The latest on Hepatitis C

 
There were an estimated 30,500 new cases of Hepatitis C in 2014, according to the Centers for Disease Control and Prevention (CDC). The good news is, treatment has come a long way according to Andrew Barchus, NP, PPG – Infectious Diseases. Here, Andrew tells us more about who’s at risk, what they can expect with the screening process and just how promising the results can be.
 
Who should get tested for Hepatitis C?

People who had a blood transfusion in the 1980s into the early 1990s or prior need to be tested, since blood was not screened until around 1992. I’ve taken care of people with no other risk factors besides blood transfusions. Also, I’d recommend this for people who had surgery during this timeframe. Those who share needles for drug use also increase their risk.

What if a loved one has Hepatitis C?

Living with somebody with Hepatitis C doesn’t seem to be a huge risk factor. Sharing cups, eating utensils, etc. does not increase the likelihood of contracting the disease. Now, there is a risk to sharing toothbrushes if the infected loved one’s gums are bleeding. This could happen from brushing too hard or flossing. The risk of transmission from sexual activity is also very low.

Does having a tattoo put someone at risk?

We see people going to tattoo parties where they think they’re being safe by using separate needles, but they share ink, and sharing ink can lead to transmission of Hepatitis C. New needles doesn’t mean you’re not being exposed. Tattoo shops are monitored by certifying bodies and should be fairly safe.

With screening, how soon after an exposure will Hepatitis C show up?

If they test positive and then test positive again 3-6 months later, that’s when they start qualifying for treatment. If they have Hepatitis C, they should have a positive antibody test and there should be a viral load (amount of virus circulating in the bloodstream) to confirm. If there is any detectable virus, we would treat the individual.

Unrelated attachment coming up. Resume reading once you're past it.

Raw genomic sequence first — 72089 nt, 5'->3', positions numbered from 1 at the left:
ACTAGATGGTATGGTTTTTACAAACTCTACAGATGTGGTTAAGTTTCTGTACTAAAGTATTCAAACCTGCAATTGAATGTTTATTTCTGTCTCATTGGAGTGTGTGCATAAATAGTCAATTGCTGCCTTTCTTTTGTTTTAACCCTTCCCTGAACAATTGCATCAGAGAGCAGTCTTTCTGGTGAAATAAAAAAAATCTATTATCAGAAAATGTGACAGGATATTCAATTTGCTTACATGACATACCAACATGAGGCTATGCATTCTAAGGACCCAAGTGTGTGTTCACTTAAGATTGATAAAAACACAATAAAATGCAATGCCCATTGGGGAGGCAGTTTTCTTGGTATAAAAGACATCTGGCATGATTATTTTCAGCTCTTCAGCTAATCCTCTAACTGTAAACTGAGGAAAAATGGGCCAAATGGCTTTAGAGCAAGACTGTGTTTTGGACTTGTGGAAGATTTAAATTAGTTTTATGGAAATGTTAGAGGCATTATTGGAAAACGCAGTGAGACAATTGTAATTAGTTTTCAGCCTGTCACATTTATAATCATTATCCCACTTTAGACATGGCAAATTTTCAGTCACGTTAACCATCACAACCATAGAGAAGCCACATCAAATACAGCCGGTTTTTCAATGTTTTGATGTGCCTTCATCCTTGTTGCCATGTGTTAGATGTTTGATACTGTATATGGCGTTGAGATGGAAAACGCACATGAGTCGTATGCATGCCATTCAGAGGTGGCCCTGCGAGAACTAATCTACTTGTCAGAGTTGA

Does the viral load indicate how severe the condition is?

A viral load is often in the millions. Per tube, 6 million is typically a lot, but with Hepatitis C I’ve seen as much as 40 million. If the viral load is higher, that makes me think they might have been recently exposed, though that’s not always the case.

It’s not so much the viral load that tells us severity, as it is the condition of the liver. If the liver has a lot of fibrosis (scarring, bumpiness), then we would need to do an ultrasound to find out more. The liver really should be nice and smooth, but a number of people with Hepatitis C can develop Cirrhosis. For those with Hepatitis C and Cirrhosis, 5 percent every year will get liver cancer, and that’s not a lifetime risk, that’s an annual risk. So it’s important to get ultrasounds to see if any masses that would be concerning.

After treatment starts, there are some great guidelines we follow that direct us to get a viral load again. After that time, the viral load should go from millions down to zero.

What is treatment like?

Treatments are typically 8 or 12 weeks, but can be longer. It’s a noninvasive approach, which is very different from how it used to be. Before, people did injections and often felt like they had influenza for 6-12 months. It was not tolerated very well but that approach has been phased out. The majority are now treated with a single or multiple pills a day. It’s much easier.

Can someone develop Hepatitis C again after treatment?

After the treatment is complete, we wait another 12 weeks and check that viral load again to see if the Hepatitis has been cured. We might repeat this screening a year later just to be sure, but there is a less than 1 percent chance someone would relapse after treatment. It’s very rare. Although they could get reinfected if they are exposed again.

If you suspect you might have Hepatitis C, contact your primary care provider or another provider to be referred to Infectious Disease for further testing.

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